In an ideal world, there should never be a trade-off between the extent and timing of palliative care and vaccination. There would be enough vaccine doses for everyone (ideally given prophylactically before epidemics), with infrastructure that ensured rapid delivery; furthermore all infected cases who were not immunized would get appropriate and timely treatment. However, vaccination sometimes needs to be given reactively, and, in some circumstances there may be a trade off between vaccination and palliative care. Here we try to identify general rules for how to best make those decisions in the worst case scenarios of constraints between different interventions.
We use a SEIR-type model for acute immunizing infections inspired by measles epidemiology, and explore it over a wide range of epidemiological parameters thereby encompassing other infections such as mumps, rubella, influenza. The model is a simple one, without any heterogeneity in transmission, demography or space, but our preliminary analysis provides important insight into the efficacy and robustness of common reactive control strategies: palliative care and vaccination. In the simplest analysis without budget constraints, outbreak response vaccination is an effective way of reducing mortality and morbidity, especially if vaccination starts early in the outbreak. As a general rule one should vaccinate as much as possible early in the outbreak, and then switch to palliative care after the infection has peaked.
In the presence of budget limitation and logistic constraints (e.g. uncertainty in outbreak detection, or delays in control introduction) the best strategy is inconsistent with that expected in the simplest case. For high
palliative care becomes optimal even before the peak; and for low
palliative care may not be particularly beneficial when implemented after the peak. The more affordable the palliative care, the more effective it becomes earlier in an outbreak up to a limit of vaccine efficacy - early in an outbreak, vaccine is always most effective, since the number of cases we can avert by vaccination is larger than the number of deaths prevented with case management. For high
diseases the rate of spread of the infection soon becomes faster than the rate of immunization - reactive vaccination is no longer an effective way of controlling an outbreak in this case, and the focus should be on routine vaccination and palliative care.
Uncertainty in the timing of the outbreak, or introduction of the control measures later in the outbreak slightly shifts the optimal strategy to a mixed palliative care and vaccination strategy, and then to an entirely palliative care strategy after the epidemic has peaked. At the beginning of the outbreak it is unlikely that a true value of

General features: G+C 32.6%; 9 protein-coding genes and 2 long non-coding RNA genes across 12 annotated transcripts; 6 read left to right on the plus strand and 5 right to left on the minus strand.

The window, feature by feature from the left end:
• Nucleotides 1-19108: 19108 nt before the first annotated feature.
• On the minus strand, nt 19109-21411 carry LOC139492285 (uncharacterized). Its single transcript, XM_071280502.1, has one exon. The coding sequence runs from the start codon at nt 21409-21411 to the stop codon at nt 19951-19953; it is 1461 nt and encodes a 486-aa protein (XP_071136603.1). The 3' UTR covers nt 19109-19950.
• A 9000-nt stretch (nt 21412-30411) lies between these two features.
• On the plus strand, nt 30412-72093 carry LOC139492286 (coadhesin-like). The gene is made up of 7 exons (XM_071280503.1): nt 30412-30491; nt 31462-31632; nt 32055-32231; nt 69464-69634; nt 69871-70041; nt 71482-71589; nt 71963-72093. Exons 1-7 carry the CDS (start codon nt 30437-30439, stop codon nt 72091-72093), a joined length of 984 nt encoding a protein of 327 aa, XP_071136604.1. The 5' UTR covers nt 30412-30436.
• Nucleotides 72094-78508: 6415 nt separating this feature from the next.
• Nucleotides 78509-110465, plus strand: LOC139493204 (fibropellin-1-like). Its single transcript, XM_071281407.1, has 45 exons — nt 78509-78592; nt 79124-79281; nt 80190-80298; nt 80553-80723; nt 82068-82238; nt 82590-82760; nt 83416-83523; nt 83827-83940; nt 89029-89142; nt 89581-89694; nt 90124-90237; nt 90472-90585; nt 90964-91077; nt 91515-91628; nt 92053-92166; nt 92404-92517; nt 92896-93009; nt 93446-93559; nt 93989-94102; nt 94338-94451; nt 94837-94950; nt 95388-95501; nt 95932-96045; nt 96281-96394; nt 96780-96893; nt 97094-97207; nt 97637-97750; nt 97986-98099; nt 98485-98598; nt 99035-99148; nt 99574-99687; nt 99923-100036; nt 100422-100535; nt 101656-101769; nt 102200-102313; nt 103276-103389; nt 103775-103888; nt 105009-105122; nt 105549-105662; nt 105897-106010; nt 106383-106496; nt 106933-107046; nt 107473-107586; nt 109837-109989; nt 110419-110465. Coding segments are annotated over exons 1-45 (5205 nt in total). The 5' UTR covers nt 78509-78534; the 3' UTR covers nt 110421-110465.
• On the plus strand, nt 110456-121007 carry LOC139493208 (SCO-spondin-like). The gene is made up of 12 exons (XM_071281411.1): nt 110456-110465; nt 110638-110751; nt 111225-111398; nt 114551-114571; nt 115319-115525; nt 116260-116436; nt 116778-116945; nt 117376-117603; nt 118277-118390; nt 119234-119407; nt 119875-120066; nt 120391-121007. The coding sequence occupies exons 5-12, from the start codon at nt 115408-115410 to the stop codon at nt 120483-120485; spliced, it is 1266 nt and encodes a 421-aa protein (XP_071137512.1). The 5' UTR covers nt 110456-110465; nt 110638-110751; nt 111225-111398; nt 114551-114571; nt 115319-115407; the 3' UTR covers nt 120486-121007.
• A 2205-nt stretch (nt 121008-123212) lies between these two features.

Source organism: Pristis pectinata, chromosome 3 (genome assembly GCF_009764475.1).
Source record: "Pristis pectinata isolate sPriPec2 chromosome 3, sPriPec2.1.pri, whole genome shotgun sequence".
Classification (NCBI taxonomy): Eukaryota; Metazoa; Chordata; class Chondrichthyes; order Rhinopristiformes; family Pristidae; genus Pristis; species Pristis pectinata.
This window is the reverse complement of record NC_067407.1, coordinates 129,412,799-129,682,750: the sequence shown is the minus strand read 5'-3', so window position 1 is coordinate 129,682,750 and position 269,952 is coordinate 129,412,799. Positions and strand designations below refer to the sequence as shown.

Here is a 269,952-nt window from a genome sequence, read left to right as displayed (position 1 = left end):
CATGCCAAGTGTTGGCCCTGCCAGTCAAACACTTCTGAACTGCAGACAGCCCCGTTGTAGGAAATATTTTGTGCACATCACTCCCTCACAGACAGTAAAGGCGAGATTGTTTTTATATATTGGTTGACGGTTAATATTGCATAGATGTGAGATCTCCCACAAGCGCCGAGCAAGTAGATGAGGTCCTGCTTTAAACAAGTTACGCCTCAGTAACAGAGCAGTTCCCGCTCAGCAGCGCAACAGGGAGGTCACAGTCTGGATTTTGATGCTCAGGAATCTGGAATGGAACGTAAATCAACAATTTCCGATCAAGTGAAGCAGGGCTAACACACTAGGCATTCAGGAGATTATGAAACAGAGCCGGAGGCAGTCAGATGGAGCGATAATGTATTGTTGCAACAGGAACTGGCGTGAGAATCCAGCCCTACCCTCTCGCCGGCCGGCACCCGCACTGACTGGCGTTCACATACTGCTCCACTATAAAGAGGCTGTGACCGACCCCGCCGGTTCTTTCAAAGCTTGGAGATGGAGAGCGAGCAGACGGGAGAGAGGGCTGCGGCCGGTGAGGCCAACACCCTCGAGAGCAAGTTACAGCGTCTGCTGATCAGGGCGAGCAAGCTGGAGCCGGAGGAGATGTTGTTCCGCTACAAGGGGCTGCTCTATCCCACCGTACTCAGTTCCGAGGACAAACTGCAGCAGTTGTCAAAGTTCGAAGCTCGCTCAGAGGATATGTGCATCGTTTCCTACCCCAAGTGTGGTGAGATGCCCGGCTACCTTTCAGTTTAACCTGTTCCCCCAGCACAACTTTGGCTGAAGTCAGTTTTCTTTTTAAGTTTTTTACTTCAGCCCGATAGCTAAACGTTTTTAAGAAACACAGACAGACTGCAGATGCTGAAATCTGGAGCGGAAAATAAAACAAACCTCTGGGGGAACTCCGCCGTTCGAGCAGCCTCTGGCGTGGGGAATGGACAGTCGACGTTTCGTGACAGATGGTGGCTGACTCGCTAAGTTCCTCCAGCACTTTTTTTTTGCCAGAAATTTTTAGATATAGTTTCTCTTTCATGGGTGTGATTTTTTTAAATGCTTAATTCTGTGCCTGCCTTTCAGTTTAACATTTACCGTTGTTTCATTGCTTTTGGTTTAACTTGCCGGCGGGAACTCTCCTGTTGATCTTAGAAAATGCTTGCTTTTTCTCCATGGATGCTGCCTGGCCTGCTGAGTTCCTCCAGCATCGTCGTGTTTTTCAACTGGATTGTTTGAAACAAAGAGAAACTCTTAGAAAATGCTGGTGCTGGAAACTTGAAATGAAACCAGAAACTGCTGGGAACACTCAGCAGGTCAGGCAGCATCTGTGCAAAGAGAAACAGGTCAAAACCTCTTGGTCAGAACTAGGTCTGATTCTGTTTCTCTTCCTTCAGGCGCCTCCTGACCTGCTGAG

is known. Here we have presented the simplest case. In practice, a number of intricacies will complicate the picture; for example, age and contact-structure, e.g. 
, space 
, recurrent epidemics and pathogen life history. Since our focus is on managing a single outbreak, our epidemic model does not include a discount factor for the value of future infections. Discount rates can change the nature of the optimal strategy for disease control 
and as such should be considered for determining long-term control strategies.
infections and perfect vaccine, vaccination alone is enough to interrupt the chain of transmission and contain the outbreak. Seasonal influenza has a low effective reproduction ratio of infection,
, so we would expect immunizations programs alone to be the best strategy for control. However, in reality, the flu vaccine is imperfect and the virus adapts to escape prevailing immunity, so that multiple vaccinations are required for protection. This can lead to variation in repeat vaccine efficacy because of differences in antigenetic distances among vaccine strains and between the vaccine strains and the epidemic outbreak strain 
. Such reductions in vaccine efficacy will put more importance on indirect protection via palliative care.
In cases where the detection methods fail to recognize the outbreak early, the opportunity to interrupt the transmission with the direct and indirect protection offered by vaccination is missed, so the best control strategy is intense case management (palliative care) even at low
. This emphasizes that a key issue in successful outbreak control is early detection and rapid response 
. Improving detection methods and lowering the threshold for outbreak alert to only a few infected cases is essential for transmission interruption. For logistic reasons there are certain delays associated with outbreak responses. Lowering threshold alerts to just one detected case for measles (as suggested by WHO Communicable disease profile for Niger, 
) could provide indispensable time that would allow control measures to be implemented early enough to stop transmission.
Operational realities are inevitably more complex than the framework presented here, and in particular, the source of budgets for vaccination vs. palliative care may be rather different, and thus not reflect the trade-off implemented here. However, overall, our results provide a strategic view of how information on timeliness and budget and logistic constraints, as well as characteristics of the infection, like
, affect the most effective intervention for immunizing infections.